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3 Types of Arthroscopic Knee Surgeries

Arthroscopic knee surgery is used to view the knee joint and surgically treat injuries. It is performed using 2-3 tiny incisions, a small camera, tiny surgical instruments, and a television monitor. Dr. Nicholas Alexander of Mahwah Valley Orthopedic Associates has extensive experience and uses the latest technologies to perform arthroscopic knee procedures. Patients recover faster than those who underwent large incision procedures many years ago because less surgical trauma occurs. Three commonly performed arthroscopic knee surgeries are:

#1: ACL Reconstruction

The anterior cruciate ligament (ACL) is one of the main ligaments that connects the tibia to the femur and provides anterior  knee stability with pivoting and cutting activities . An ACL tear is a common sport and physical activity related injury that usually often requires surgical intervention. Many years ago, ACL reconstructions were performed using a large incision on the front of the knee. Now, procedures are primarily performed arthroscopically using 2 or 3 puncture holes and a small incision where the replacement tendons are harvested from. Dr. Alexander removes the torn ACL and replaces it with an autograft harvested from the patient or an allograft harvested from a cadaver. Patients start therapy immediately after the surgery and return to contact and running sports and physical activities typically occurs approximately 6-8 months after surgery.

#2: Meniscus Repair

The medial and lateral menisci are soft pads of fibrocartilage that sit on the top of the tibia and acts as a shock absorber between the femur and tibia. Sports, twisting injuries to the knee, physical activity and even advanced osteoarthritis may result in a meniscal tear that needs to be surgically treated. Dr. Alexander will obtain an MRI of the injured knee to determine the type and location of the tear, and then, depending on the location of the tear, will determine whether to debride or repair the meniscus Total recovery time is typically 6 weeks after a meniscal debridement or approximately 2-4 months after a meniscal repair, depending on the seriousness of the tear and the patient’s healing response, and success with physical therapy.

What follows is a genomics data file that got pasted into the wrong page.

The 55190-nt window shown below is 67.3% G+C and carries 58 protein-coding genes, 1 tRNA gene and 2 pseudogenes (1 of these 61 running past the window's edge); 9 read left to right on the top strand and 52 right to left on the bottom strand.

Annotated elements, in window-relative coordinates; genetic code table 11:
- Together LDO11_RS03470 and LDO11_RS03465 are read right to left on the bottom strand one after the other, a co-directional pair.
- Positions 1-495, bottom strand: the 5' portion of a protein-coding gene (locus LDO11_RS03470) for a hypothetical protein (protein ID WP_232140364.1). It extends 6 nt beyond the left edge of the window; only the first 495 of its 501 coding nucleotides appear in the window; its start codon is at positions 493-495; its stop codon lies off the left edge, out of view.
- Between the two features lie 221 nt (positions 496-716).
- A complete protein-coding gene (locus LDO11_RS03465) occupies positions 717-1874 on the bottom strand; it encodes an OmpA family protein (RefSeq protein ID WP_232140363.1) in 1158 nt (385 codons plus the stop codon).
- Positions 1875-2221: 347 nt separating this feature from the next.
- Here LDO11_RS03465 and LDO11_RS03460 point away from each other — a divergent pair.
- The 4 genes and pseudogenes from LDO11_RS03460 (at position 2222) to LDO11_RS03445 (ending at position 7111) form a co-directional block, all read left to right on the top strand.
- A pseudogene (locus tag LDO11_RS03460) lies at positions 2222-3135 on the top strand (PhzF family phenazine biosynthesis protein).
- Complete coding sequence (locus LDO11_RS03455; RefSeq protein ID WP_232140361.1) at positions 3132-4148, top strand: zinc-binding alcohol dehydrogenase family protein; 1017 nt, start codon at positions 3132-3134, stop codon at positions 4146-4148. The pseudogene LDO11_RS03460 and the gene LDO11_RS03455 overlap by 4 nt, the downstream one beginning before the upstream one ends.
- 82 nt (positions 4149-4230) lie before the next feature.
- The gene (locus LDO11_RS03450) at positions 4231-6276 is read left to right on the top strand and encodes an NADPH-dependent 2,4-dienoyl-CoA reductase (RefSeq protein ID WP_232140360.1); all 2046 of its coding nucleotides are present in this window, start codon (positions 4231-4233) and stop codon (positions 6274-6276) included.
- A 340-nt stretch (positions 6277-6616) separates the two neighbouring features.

#3: PCL Repair

The posterior collateral ligament (PCL) prevents the tibia from moving back too far. PCL tears are more rare than ACL and meniscus tears. A forceful blow to a bent knee during a car accident or sports collision are among the two most common causes. Many PCL tears can be successfully treated without surgery and with physical therapy and bracing. The overwhelming majority of  surgical PCL repairs are now performed arthroscopically. The torn PCL is typically debrided and an autologous tendon or cadaver ligament is put in its place. ACL and PCL tears may be treated with a combined ACL/PCL arthroscopic procedure or the procedures may be separated depending on the severity of the injury and the level of instability present

Making an Appointment

If you experience any of these types of knee pain, please contact Mahwah Valley Orthopedic Associates to make an appointment with Dr. Nicholas Alexander at our convenient locations in Mahwah or Clifton, NJ.

Our goal is to get you back to an active and pain-free life!

Scheduling An Appointment

Dr. Nicholas Alexander is Board Certified and Fellowship Trained and an expert in treating osteoarthritis of the knee. Please do not delay a diagnosis. Contact our office today to make an appointment!

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